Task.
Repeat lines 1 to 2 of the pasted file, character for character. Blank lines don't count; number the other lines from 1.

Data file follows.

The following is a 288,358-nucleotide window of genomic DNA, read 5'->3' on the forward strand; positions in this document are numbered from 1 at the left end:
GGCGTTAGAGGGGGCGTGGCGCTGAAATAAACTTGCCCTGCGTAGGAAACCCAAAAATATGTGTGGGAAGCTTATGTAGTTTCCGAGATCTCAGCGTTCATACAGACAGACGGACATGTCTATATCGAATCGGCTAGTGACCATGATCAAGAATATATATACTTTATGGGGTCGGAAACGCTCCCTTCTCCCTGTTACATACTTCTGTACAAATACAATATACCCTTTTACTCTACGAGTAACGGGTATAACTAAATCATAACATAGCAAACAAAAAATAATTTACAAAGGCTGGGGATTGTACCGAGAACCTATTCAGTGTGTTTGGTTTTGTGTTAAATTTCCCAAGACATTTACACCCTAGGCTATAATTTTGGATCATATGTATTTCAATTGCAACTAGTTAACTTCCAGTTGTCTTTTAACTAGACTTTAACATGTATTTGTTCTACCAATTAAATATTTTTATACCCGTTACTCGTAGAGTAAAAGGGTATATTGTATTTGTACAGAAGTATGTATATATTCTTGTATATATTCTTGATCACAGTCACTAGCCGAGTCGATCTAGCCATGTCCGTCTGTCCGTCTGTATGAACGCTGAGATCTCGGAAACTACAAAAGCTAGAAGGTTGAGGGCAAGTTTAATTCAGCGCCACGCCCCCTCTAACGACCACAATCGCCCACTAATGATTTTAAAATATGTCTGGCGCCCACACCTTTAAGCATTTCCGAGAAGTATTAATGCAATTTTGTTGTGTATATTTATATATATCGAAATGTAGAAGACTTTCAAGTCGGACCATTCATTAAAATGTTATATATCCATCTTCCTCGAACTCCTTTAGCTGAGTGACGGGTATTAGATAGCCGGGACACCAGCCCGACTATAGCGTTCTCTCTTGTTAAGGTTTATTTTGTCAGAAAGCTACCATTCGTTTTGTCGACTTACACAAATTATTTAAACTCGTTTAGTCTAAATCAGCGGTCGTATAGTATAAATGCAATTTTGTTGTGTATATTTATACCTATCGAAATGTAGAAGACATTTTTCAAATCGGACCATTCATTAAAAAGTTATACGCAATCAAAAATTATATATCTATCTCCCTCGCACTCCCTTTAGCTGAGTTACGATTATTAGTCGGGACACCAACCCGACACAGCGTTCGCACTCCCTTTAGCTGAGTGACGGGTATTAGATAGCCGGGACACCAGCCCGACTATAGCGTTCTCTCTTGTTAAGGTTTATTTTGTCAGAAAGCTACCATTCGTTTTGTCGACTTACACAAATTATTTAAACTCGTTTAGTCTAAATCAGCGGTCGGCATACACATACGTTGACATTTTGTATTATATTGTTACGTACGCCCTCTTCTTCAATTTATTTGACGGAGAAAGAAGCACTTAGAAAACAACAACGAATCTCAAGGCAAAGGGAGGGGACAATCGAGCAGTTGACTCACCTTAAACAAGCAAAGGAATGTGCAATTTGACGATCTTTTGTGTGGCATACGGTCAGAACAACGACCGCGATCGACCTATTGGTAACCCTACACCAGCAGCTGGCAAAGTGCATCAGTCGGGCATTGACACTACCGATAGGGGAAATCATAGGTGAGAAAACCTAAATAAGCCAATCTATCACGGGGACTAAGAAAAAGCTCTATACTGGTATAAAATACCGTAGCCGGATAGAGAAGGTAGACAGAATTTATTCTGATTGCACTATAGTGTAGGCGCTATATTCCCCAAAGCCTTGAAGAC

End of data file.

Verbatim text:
The following is a 288,358-nucleotide window of genomic DNA, read 5'->3' on the forward strand; positions in this document are numbered from 1 at the left end:
GGCGTTAGAGGGGGCGTGGCGCTGAAATAAACTTGCCCTGCGTAGGAAACCCAAAAATATGTGTGGGAAGCTTATGTAGTTTCCGAGATCTCAGCGTTCATACAGACAGACGGACATGTCTATATCGAATCGGCTAGTGACCATGATCAAGAATATATATACTTTATGGGGTCGGAAACGCTCCCTTCTCCCTGTTACATACTTCTGTACAAATACAATATACCCTTTTACTCTACGAGTAACGGGTATAACTAAATCATAACATAGCAAACAAAAAATAATTTACAAAGGCTGGGGATTGTACCGAGAACCTATTCAGTGTGTTTGGTTTTGTGTTAAATTTCCCAAGACATTTACACCCTAGGCTATAATTTTGGATCATATGTATTTCAATTGCAACTAGTTAACTTCCAGTTGTCTTTTAACTAGACTTTAACATGTATTTGTTCTACCAATTAAATATTTTTATACCCGTTACTCGTAGAGTAAAAGGGTATATTGTATTTGTACAGAAGTATGTATATATTCTTGTATATATTCTTGATCACAGTCACTAGCCGAGTCGATCTAGCCATGTCCGTCTGTCCGTCTGTATGAACGCTGAGATCTCGGAAACTACAAAAGCTAGAAGGTTGAGGGCAAGTTTAATTCAGCGCCACGCCCCCTCTAACGACCACAATCGCCCACTAATGATTTTAAAATATGTCTGGCGCCCACACCTTTAAGCATTTCCGAGAAGTATTAATGCAATTTTGTTGTGTATATTTATATATATCGAAATGTAGAAGACTTTCAAGTCGGACCATTCATTAAAATGTTATATATCCATCTTCCTCGAACTCCTTTAGCTGAGTGACGGGTATTAGATAGCCGGGACACCAGCCCGACTATAGCGTTCTCTCTTGTTAAGGTTTATTTTGTCAGAAAGCTACCATTCGTTTTGTCGACTTACACAAATTATTTAAACTCGTTTAGTCTAAATCAGCGGTCGTATAGTATAAATGCAATTTTGTTGTGTATATTTATACCTATCGAAATGTAGAAGACATTTTTCAAATCGGACCATTCATTAAAAAGTTATACGCAATCAAAAATTATATATCTATCTCCCTCGCACTCCCTTTAGCTGAGTTACGATTATTAGTCGGGACACCAACCCGACACAGCGTTCGCACTCCCTTTAGCTGAGTGACGGGTATTAGATAGCCGGGACACCAGCCCGACTATAGCGTTCTCTCTTGTTAAGGTTTATTTTGTCAGAAAGCTACCATTCGTTTTGTCGACTTACACAAATTATTTAAACTCGTTTAGTCTAAATCAGCGGTCGGCATACACATACGTTGACATTTTGTATTATATTGTTACGTACGCCCTCTTCTTCAATTTATTTGACGGAGAAAGAAGCACTTAGAAAACAACAACGAATCTCAAGGCAAAGGGAGGGGACAATCGAGCAGTTGACTCACCTTAAACAAGCAAAGGAATGTGCAATTTGACGATCTTTTGTGTGGCATACGGTCAGAACAACGACCGCGATCGACCTATTGGTAACCCTACACCAGCAGCTGGCAAAGTGCATCAGTCGGGCATTGACACTACCGATAGGGGAAATCATAGGTGAGAAAACCTAAATAAGCCAATCTATCACGGGGACTAAGAAAAAGCTCTATACTGGTATAAAATACCGTAGCCGGATAGAGAAGGTAGACAGAATTTATTCTGATTGCACTATAGTGTAGGCGCTATATTCCCCAAAGCCTTGAAGAC